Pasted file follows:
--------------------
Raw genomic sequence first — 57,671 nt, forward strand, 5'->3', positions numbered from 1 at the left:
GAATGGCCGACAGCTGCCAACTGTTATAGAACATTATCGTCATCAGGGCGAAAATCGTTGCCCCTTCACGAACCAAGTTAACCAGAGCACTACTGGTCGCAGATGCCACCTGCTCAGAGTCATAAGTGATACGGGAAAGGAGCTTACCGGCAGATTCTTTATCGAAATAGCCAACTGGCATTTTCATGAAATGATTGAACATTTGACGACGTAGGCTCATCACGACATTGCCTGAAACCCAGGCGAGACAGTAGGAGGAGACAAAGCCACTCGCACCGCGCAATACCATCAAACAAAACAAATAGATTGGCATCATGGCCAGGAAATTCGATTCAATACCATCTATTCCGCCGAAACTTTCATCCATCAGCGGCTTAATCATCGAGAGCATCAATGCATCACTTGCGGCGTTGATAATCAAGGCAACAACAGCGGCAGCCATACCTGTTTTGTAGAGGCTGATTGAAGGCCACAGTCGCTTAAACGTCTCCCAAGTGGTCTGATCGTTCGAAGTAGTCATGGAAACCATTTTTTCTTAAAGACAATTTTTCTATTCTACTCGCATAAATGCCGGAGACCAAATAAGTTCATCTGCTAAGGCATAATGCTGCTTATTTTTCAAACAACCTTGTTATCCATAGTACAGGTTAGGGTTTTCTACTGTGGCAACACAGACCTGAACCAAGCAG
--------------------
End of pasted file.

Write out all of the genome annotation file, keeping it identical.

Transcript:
Raw genomic sequence first — 57,671 nt, forward strand, 5'->3', positions numbered from 1 at the left:
GAATGGCCGACAGCTGCCAACTGTTATAGAACATTATCGTCATCAGGGCGAAAATCGTTGCCCCTTCACGAACCAAGTTAACCAGAGCACTACTGGTCGCAGATGCCACCTGCTCAGAGTCATAAGTGATACGGGAAAGGAGCTTACCGGCAGATTCTTTATCGAAATAGCCAACTGGCATTTTCATGAAATGATTGAACATTTGACGACGTAGGCTCATCACGACATTGCCTGAAACCCAGGCGAGACAGTAGGAGGAGACAAAGCCACTCGCACCGCGCAATACCATCAAACAAAACAAATAGATTGGCATCATGGCCAGGAAATTCGATTCAATACCATCTATTCCGCCGAAACTTTCATCCATCAGCGGCTTAATCATCGAGAGCATCAATGCATCACTTGCGGCGTTGATAATCAAGGCAACAACAGCGGCAGCCATACCTGTTTTGTAGAGGCTGATTGAAGGCCACAGTCGCTTAAACGTCTCCCAAGTGGTCTGATCGTTCGAAGTAGTCATGGAAACCATTTTTTCTTAAAGACAATTTTTCTATTCTACTCGCATAAATGCCGGAGACCAAATAAGTTCATCTGCTAAGGCATAATGCTGCTTATTTTTCAAACAACCTTGTTATCCATAGTACAGGTTAGGGTTTTCTACTGTGGCAACACAGACCTGAACCAAGCAG